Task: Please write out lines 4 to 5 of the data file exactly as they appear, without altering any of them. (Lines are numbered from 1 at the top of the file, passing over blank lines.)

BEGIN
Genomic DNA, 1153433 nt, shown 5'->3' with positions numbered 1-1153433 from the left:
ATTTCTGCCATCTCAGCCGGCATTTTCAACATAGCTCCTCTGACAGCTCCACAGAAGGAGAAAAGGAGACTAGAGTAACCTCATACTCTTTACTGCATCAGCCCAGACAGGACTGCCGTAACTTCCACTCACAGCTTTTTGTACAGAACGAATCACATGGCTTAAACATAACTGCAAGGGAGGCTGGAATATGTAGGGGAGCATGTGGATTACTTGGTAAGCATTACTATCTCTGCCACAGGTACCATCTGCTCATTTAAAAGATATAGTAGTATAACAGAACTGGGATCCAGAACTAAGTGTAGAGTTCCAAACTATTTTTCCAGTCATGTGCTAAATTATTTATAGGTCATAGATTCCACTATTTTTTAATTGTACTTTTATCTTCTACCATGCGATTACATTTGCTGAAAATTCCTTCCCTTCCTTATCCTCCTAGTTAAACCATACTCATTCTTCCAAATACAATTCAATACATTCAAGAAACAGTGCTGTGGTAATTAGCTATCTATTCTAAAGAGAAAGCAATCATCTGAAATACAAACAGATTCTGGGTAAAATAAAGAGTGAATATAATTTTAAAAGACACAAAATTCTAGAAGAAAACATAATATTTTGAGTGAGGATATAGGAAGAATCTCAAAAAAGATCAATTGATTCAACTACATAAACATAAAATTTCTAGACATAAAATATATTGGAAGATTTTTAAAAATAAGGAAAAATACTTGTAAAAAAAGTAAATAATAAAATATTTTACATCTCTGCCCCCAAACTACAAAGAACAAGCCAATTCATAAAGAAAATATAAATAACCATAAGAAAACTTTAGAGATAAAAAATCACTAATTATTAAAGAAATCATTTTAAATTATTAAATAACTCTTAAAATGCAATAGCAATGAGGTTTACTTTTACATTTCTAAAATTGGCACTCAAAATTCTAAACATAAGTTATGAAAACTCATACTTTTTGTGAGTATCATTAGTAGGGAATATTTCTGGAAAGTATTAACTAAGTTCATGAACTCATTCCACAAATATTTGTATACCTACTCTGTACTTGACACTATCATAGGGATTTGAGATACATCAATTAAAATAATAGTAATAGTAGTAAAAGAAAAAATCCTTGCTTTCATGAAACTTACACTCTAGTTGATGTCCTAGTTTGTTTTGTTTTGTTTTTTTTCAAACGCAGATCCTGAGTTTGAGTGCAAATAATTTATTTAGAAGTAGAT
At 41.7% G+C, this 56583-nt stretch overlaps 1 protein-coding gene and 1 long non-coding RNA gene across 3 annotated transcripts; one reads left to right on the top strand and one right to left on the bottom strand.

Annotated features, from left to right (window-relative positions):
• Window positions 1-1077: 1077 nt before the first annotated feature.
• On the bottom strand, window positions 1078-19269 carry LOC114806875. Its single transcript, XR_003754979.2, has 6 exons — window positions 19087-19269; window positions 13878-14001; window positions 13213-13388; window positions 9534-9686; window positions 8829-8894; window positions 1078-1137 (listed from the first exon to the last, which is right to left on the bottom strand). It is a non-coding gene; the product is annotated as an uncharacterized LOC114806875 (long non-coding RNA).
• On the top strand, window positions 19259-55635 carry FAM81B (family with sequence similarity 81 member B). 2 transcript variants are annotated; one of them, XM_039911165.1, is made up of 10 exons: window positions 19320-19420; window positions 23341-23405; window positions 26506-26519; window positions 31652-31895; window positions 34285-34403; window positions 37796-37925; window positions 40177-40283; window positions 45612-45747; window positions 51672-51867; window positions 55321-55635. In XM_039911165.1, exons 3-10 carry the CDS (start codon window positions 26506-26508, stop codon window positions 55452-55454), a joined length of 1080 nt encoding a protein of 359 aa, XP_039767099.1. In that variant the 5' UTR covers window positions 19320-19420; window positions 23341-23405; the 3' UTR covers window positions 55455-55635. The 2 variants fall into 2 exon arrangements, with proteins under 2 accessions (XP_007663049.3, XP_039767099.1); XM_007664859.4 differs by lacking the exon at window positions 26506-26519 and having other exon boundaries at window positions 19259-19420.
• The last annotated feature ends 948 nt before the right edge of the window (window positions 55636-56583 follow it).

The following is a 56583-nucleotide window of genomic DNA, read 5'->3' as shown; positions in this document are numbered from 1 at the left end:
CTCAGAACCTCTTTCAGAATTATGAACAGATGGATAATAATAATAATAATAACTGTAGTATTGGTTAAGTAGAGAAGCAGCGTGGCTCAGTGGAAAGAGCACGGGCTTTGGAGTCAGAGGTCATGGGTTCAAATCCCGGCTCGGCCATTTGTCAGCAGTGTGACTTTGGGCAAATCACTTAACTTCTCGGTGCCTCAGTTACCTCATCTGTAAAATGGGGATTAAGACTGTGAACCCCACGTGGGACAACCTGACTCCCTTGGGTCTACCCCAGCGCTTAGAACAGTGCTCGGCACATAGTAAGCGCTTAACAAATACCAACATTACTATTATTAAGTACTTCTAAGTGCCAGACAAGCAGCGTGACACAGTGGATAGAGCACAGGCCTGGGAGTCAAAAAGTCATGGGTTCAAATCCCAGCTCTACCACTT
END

Annotated features, from left to right (window-relative positions):
• Window positions 1-1077: 1077 nt before the first annotated feature.